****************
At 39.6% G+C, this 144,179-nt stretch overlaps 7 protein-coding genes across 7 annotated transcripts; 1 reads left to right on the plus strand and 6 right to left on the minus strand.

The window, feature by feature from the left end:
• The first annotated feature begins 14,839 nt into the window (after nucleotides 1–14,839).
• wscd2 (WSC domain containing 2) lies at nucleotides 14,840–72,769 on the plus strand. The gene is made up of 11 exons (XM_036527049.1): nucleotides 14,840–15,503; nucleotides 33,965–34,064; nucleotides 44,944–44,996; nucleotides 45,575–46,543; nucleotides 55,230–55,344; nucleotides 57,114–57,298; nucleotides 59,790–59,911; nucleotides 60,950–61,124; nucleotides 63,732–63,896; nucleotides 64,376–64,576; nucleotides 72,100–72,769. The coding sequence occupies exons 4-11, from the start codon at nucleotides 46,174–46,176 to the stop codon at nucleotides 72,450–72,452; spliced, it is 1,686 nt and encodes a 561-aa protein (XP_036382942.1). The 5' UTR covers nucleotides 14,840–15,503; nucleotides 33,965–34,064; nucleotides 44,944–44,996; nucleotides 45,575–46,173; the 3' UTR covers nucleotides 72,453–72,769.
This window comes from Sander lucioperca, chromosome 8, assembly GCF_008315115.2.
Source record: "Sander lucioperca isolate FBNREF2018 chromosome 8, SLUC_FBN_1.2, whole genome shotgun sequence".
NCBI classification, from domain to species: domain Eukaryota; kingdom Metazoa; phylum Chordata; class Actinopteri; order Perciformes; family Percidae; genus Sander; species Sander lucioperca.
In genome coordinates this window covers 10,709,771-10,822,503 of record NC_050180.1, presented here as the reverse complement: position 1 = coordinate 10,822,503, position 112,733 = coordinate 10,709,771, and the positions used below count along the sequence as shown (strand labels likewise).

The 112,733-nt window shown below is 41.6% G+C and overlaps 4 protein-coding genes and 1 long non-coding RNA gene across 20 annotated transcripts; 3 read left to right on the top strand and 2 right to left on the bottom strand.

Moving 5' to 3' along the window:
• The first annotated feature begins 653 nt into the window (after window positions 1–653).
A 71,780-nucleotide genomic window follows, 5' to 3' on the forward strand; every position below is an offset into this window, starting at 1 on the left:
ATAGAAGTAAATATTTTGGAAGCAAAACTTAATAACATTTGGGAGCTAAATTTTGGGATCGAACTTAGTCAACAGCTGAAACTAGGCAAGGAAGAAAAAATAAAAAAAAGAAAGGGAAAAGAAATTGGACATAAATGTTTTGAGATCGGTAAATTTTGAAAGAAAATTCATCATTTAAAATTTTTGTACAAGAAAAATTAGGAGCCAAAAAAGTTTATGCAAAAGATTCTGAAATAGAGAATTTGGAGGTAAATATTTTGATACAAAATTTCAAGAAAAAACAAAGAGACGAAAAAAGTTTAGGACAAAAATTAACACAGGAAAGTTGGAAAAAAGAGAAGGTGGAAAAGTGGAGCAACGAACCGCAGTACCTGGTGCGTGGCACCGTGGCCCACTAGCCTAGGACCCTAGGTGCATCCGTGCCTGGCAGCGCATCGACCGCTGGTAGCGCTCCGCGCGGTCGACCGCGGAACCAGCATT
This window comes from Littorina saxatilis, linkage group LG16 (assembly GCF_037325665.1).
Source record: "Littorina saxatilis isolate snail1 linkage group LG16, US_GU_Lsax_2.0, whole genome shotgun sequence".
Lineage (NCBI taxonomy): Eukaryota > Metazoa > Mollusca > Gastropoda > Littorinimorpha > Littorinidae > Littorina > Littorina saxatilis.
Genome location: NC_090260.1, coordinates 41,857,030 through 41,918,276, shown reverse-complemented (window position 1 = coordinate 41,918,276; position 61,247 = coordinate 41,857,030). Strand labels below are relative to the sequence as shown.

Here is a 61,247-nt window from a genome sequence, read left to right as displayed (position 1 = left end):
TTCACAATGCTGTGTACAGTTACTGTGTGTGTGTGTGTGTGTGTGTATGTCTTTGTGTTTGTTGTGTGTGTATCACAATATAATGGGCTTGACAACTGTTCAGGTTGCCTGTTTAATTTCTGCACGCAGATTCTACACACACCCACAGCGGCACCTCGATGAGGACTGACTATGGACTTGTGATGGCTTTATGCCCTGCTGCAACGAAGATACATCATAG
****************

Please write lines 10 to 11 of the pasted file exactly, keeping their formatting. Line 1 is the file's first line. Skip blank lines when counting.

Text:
Moving 5' to 3' along the window:
• The first annotated feature begins 653 nt into the window (after window positions 1–653).